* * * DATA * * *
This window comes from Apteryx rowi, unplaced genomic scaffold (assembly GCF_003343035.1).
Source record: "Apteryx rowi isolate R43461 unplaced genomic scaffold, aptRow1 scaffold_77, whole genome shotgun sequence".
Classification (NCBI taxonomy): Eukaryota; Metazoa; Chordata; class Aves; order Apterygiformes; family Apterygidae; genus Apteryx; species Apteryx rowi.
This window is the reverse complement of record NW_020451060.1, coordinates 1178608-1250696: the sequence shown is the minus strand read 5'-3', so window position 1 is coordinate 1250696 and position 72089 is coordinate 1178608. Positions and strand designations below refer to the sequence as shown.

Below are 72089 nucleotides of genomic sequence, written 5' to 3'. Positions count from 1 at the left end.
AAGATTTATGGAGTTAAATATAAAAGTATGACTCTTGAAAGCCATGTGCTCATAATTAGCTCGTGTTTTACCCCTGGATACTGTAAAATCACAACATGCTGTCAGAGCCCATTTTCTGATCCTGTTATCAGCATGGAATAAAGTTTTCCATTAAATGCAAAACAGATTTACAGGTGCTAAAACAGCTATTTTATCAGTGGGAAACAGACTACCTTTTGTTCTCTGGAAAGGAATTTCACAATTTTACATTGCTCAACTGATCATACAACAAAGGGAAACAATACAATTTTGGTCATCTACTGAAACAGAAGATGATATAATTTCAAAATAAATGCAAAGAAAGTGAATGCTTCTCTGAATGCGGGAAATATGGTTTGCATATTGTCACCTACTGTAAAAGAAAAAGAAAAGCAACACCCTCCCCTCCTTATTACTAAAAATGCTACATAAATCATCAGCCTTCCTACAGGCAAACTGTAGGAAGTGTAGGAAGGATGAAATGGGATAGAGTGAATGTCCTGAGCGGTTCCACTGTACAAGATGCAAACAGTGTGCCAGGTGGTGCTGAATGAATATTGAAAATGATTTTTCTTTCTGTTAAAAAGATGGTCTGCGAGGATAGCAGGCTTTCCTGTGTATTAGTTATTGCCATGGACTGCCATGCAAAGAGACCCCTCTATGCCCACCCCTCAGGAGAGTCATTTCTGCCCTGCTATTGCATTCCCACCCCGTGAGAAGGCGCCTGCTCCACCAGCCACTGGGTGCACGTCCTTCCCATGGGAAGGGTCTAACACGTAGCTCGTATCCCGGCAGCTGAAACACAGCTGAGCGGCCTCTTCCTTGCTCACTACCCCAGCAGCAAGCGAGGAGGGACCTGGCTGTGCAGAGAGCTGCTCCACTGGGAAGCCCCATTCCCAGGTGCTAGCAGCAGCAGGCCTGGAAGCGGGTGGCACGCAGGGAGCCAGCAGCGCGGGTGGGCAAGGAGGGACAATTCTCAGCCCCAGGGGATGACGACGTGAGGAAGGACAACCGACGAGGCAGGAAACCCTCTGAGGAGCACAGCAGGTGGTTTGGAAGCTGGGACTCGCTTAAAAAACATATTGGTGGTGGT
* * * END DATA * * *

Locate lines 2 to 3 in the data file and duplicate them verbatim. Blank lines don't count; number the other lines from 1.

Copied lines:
Source record: "Apteryx rowi isolate R43461 unplaced genomic scaffold, aptRow1 scaffold_77, whole genome shotgun sequence".
Classification (NCBI taxonomy): Eukaryota; Metazoa; Chordata; class Aves; order Apterygiformes; family Apterygidae; genus Apteryx; species Apteryx rowi.